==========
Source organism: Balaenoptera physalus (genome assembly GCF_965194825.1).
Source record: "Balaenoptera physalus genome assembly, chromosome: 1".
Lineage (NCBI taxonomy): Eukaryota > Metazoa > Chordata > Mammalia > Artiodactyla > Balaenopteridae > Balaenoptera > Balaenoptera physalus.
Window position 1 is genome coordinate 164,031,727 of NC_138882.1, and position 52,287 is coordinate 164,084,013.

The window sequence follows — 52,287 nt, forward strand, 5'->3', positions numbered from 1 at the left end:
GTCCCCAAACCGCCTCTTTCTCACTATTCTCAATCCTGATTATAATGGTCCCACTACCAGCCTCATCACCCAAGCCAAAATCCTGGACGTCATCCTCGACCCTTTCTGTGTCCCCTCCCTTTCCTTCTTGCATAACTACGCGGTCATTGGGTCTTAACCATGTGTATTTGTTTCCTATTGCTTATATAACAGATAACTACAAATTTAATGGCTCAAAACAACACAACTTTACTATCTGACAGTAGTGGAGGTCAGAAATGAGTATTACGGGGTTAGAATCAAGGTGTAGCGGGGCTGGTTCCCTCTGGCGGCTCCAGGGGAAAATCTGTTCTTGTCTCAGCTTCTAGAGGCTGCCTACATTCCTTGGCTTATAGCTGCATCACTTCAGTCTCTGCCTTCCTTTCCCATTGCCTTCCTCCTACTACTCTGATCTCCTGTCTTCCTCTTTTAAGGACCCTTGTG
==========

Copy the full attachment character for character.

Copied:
Source organism: Balaenoptera physalus (genome assembly GCF_965194825.1).
Source record: "Balaenoptera physalus genome assembly, chromosome: 1".
Lineage (NCBI taxonomy): Eukaryota > Metazoa > Chordata > Mammalia > Artiodactyla > Balaenopteridae > Balaenoptera > Balaenoptera physalus.
Window position 1 is genome coordinate 164,031,727 of NC_138882.1, and position 52,287 is coordinate 164,084,013.

The window sequence follows — 52,287 nt, forward strand, 5'->3', positions numbered from 1 at the left end:
GTCCCCAAACCGCCTCTTTCTCACTATTCTCAATCCTGATTATAATGGTCCCACTACCAGCCTCATCACCCAAGCCAAAATCCTGGACGTCATCCTCGACCCTTTCTGTGTCCCCTCCCTTTCCTTCTTGCATAACTACGCGGTCATTGGGTCTTAACCATGTGTATTTGTTTCCTATTGCTTATATAACAGATAACTACAAATTTAATGGCTCAAAACAACACAACTTTACTATCTGACAGTAGTGGAGGTCAGAAATGAGTATTACGGGGTTAGAATCAAGGTGTAGCGGGGCTGGTTCCCTCTGGCGGCTCCAGGGGAAAATCTGTTCTTGTCTCAGCTTCTAGAGGCTGCCTACATTCCTTGGCTTATAGCTGCATCACTTCAGTCTCTGCCTTCCTTTCCCATTGCCTTCCTCCTACTACTCTGATCTCCTGTCTTCCTCTTTTAAGGACCCTTGTG